Kashmiri Shia leaders demand admin to clear policy on Muharram processions

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Several key leaders of Kashmir’s Shia community on Tuesday asked the government to come clear about its policies regarding the Muharram processions, during which members of the community hold mourning rallies to commemorate the martyrdom of Prophet Mohammad’s grandson Imam Hussain.

The government has rescinded its first order, which had mentioned that dates and routes of processions including the procession from Gulshan Bagh to Zadibal on 6 Muharam, Kathi Darwaza to Hassanabad on 7 Muharam, Guru Bazar to Dalgate on 8 Muharam, Mandible to Zadibal on 9 Muharram, Abi Guzar to Lal Chowk on 10 Muharam and Rainawari to Hassanbad on 11 Muharam in Srinagar district and Mirgund to Budgam on 25 Muharam.

However, the order was “modified” weeks later as the Divisional Commissioner’s officer said its earlier directions with regard to “conduction processions / gathering and management of law and order etc are modified”. 

“Appropriate decisions for suitable actions will be taken by the District Magistrate concerned in consultation with police, health and other stakeholders so as to comply with the COVID norms and maintain the smooth law and order,” read the modified order issued last week. 

Ruhullah Mehdi, a major political leader from the Shia community who had first raised the objection over selectively allowing mourning processions, said that allowing only 25 people to carry out processions “is a mockery”.

“We didn’t expect this government to allow the Muharram procession in isolation and keep the bans on the other religious functions. Therefore, we questioned that decision of isolation. Now their designs are exposed, they have changed their entire scheme and plan,” Mehdi said.

Some of the procession routes mentioned in the order, like Abi Guzar to Lal Chowk on 10 Muharam, were being allowed after a gap of 30 years, which some Shia leaders objected was aimed at causing a divide. 

Mehdi also questioned the administration for easing COVID19 restrictions on 15 August, the day of India’s independence. “How can you differentiate one gathering from the other? How can one gathering be a factor contributing to COVID and the other gathering of the same nature involving humans not be effective in contributing to Covid spread,” he said.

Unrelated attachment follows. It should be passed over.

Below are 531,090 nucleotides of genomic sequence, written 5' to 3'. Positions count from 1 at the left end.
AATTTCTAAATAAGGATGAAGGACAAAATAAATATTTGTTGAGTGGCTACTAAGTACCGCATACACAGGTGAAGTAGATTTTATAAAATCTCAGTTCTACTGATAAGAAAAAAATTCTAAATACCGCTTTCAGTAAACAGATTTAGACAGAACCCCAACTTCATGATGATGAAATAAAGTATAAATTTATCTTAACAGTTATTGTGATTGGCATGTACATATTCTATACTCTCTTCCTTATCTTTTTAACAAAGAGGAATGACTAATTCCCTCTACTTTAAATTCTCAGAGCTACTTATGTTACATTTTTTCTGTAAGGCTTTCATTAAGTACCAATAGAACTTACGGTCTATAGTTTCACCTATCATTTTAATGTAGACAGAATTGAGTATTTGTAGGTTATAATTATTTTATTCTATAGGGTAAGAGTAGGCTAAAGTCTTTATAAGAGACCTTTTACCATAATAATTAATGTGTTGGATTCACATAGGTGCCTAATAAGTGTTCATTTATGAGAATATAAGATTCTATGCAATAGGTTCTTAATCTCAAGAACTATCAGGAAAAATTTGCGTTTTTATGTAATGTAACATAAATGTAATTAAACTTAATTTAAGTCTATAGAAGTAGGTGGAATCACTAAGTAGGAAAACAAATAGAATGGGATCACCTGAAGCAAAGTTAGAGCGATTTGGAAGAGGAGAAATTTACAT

“It’s a mockery, a naive decision. They have made a mockery of this system, this doesn’t make any sense,” Mehdi said.

The two orders seeded confusion among the Shia community and its leaders are now seeking clarity from the administration and also questioning the bar, which due to COVID19 restriction allows a gathering of only 25 people.

“They should be clear about their policies regarding the processions whether we can take them out or not. So that when people will take out processions they shouldn’t face shelling or lathi charge,” said Masroor Abass Ansari, an influential Shia leader in Srinagar’s old city areas. 

“If they will say right now that it’s allowed or not, that will be better. Because it’s a matter of faith,” he said.

Masroor questioned the administration for being “lenient with the protocols” on 15 August, when the administration announced there will be no restriction on the gatherings.

He said that the community will try to follow the guidelines during the processions “but it’s impossible to take out processions with 25 people only”. 

Imran Ansari, another prominent Shia leader and a senior leader of a political party People’s Conference, said that “the government has not yet called any meeting with us on this. We are waiting for them to reach out”.

He added that they can’t issue any instructions to their people unless they themselves get to know what is to be done.

Aga Muntazir, a Shia leader in central Kashmir’s Budgam district, said they have told the administration that “it’s not possible to take out processions with just 25 people”. “We have told them in clear terms,” he said.

“We will follow SOPS and go ahead with processions,” he said. “We suggested downscaling of the participation, if you put a complete ban it will be counter productive and there will be confrontation,” he said.

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